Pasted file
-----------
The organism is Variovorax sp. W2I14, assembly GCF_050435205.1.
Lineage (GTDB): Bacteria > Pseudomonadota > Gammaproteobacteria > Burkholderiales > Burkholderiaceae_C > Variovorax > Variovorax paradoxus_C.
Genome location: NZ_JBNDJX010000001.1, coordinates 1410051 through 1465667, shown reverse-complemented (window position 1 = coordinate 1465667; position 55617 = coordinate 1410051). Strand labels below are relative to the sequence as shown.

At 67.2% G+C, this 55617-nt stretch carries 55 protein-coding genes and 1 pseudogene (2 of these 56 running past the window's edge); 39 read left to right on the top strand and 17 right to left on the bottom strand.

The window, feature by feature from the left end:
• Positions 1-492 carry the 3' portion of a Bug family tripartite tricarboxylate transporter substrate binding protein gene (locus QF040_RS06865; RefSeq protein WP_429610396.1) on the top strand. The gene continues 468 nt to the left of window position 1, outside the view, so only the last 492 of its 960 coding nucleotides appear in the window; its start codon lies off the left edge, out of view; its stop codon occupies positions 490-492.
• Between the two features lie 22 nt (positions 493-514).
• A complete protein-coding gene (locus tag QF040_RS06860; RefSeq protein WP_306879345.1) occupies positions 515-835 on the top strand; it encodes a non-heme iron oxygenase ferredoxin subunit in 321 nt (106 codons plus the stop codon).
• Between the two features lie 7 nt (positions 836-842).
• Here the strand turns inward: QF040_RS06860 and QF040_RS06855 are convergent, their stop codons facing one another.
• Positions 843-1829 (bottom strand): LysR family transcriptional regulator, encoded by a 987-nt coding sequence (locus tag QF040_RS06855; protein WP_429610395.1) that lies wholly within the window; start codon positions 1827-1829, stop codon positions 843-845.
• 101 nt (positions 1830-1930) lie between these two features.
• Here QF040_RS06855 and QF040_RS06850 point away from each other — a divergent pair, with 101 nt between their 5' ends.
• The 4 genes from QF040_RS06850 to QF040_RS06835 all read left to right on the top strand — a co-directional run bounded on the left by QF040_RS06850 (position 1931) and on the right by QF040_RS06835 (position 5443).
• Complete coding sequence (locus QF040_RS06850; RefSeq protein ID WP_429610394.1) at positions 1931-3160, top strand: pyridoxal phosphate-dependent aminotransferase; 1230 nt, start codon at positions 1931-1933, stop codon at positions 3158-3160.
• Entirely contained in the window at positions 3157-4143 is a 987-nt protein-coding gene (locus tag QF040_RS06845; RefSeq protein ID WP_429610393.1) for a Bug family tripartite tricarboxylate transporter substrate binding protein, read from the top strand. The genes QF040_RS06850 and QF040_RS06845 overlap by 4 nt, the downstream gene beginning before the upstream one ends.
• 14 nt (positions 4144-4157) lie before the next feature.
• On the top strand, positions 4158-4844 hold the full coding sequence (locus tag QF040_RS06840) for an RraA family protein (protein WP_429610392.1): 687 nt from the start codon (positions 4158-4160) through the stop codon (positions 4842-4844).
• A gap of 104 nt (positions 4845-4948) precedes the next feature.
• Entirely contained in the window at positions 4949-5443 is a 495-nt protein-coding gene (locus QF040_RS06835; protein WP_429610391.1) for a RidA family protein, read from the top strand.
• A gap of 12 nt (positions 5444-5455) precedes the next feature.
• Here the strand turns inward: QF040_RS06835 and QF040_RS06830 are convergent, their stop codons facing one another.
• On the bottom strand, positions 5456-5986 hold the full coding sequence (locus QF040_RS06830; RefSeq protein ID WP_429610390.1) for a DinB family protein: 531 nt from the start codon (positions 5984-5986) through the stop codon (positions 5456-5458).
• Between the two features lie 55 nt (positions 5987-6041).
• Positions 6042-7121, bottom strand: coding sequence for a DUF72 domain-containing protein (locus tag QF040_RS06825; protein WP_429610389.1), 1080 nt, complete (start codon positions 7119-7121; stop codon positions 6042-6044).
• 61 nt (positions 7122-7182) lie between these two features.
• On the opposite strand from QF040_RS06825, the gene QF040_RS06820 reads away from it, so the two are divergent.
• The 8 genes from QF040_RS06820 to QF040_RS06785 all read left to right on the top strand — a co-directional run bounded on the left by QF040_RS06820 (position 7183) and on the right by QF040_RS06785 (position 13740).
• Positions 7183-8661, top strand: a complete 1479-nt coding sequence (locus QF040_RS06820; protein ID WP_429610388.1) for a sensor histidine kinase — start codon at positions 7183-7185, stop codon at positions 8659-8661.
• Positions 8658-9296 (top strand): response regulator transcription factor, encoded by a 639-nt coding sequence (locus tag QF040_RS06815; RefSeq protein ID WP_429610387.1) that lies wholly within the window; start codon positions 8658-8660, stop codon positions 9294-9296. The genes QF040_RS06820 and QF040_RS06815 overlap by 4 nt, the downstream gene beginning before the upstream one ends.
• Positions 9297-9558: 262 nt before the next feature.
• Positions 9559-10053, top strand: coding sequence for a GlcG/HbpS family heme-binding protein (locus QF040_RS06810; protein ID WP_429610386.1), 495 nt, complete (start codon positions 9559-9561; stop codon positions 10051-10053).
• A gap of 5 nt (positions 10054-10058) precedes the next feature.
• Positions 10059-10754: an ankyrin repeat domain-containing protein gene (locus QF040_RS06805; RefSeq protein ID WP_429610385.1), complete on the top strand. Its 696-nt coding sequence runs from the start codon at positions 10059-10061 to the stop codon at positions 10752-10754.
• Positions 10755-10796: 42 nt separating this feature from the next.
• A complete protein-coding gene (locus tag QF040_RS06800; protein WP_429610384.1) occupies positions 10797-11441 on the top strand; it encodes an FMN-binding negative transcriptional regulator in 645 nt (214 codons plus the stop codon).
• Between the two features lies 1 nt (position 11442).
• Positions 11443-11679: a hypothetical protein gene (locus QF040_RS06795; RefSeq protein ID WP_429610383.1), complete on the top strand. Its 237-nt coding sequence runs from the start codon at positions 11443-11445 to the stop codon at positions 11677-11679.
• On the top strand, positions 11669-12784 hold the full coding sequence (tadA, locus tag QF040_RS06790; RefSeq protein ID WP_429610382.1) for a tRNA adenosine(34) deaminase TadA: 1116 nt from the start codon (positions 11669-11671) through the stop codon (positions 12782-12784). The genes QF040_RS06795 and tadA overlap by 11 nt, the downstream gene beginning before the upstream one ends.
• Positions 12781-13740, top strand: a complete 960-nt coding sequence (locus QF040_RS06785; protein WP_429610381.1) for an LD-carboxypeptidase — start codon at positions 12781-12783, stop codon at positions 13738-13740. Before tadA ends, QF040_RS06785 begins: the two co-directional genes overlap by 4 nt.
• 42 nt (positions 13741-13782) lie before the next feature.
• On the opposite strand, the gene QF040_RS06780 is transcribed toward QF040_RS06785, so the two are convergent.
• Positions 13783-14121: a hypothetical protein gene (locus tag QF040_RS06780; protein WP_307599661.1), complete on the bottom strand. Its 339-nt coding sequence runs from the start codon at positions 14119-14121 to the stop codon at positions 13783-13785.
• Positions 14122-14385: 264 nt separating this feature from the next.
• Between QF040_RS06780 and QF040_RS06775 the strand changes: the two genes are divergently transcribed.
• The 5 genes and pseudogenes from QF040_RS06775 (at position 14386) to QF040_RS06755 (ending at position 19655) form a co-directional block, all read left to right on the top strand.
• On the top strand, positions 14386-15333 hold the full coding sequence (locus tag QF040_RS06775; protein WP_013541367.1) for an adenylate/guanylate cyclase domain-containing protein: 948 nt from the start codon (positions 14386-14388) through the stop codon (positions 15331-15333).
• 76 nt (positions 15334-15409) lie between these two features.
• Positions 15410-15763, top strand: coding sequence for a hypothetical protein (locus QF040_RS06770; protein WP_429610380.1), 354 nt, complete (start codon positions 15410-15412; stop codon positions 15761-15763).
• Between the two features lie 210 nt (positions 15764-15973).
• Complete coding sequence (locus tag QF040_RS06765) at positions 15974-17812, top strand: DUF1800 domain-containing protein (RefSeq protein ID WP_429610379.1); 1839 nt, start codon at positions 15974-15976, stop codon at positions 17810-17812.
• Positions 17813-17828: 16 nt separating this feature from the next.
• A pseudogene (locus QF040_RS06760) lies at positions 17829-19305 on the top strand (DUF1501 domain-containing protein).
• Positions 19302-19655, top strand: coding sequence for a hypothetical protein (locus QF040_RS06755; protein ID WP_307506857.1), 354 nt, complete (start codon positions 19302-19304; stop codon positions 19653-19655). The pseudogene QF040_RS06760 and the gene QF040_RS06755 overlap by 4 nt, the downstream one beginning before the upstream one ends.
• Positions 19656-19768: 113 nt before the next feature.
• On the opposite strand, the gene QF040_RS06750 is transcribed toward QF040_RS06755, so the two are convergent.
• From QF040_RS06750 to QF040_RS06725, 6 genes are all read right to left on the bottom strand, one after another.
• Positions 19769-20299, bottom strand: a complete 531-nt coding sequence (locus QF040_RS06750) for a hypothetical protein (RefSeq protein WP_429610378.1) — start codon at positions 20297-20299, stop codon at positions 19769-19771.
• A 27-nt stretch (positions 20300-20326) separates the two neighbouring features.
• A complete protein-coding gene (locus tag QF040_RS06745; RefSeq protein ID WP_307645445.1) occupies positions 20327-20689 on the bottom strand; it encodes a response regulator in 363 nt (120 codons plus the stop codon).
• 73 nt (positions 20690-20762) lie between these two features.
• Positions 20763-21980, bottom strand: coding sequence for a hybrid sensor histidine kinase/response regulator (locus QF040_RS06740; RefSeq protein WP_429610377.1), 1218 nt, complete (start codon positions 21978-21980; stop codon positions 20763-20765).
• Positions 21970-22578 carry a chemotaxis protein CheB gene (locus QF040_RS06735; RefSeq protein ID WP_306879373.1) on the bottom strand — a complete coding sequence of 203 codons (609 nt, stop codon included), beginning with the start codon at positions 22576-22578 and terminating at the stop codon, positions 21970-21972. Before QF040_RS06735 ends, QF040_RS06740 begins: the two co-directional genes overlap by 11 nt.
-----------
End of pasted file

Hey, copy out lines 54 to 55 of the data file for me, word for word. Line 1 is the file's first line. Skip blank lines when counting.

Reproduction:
• Positions 19302-19655, top strand: coding sequence for a hypothetical protein (locus QF040_RS06755; protein ID WP_307506857.1), 354 nt, complete (start codon positions 19302-19304; stop codon positions 19653-19655). The pseudogene QF040_RS06760 and the gene QF040_RS06755 overlap by 4 nt, the downstream one beginning before the upstream one ends.
• Positions 19656-19768: 113 nt before the next feature.